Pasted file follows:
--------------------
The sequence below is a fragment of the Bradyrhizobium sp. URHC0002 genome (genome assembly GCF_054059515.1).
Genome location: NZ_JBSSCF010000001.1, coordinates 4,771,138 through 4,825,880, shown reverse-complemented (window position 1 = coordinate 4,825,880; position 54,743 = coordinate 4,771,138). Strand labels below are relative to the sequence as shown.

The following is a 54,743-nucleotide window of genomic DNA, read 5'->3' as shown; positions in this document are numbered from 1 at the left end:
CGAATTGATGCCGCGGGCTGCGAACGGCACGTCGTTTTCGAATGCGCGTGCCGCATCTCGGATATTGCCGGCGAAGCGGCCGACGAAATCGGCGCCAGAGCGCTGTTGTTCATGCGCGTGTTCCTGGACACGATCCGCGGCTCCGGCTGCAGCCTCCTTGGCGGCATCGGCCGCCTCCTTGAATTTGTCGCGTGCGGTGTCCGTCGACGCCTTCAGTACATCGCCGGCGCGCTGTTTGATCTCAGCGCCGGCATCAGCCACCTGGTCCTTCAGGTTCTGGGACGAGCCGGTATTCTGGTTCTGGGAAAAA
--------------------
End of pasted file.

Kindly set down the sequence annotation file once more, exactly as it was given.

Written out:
The sequence below is a fragment of the Bradyrhizobium sp. URHC0002 genome (genome assembly GCF_054059515.1).
Genome location: NZ_JBSSCF010000001.1, coordinates 4,771,138 through 4,825,880, shown reverse-complemented (window position 1 = coordinate 4,825,880; position 54,743 = coordinate 4,771,138). Strand labels below are relative to the sequence as shown.

The following is a 54,743-nucleotide window of genomic DNA, read 5'->3' as shown; positions in this document are numbered from 1 at the left end:
CGAATTGATGCCGCGGGCTGCGAACGGCACGTCGTTTTCGAATGCGCGTGCCGCATCTCGGATATTGCCGGCGAAGCGGCCGACGAAATCGGCGCCAGAGCGCTGTTGTTCATGCGCGTGTTCCTGGACACGATCCGCGGCTCCGGCTGCAGCCTCCTTGGCGGCATCGGCCGCCTCCTTGAATTTGTCGCGTGCGGTGTCCGTCGACGCCTTCAGTACATCGCCGGCGCGCTGTTTGATCTCAGCGCCGGCATCAGCCACCTGGTCCTTCAGGTTCTGGGACGAGCCGGTATTCTGGTTCTGGGAAAAA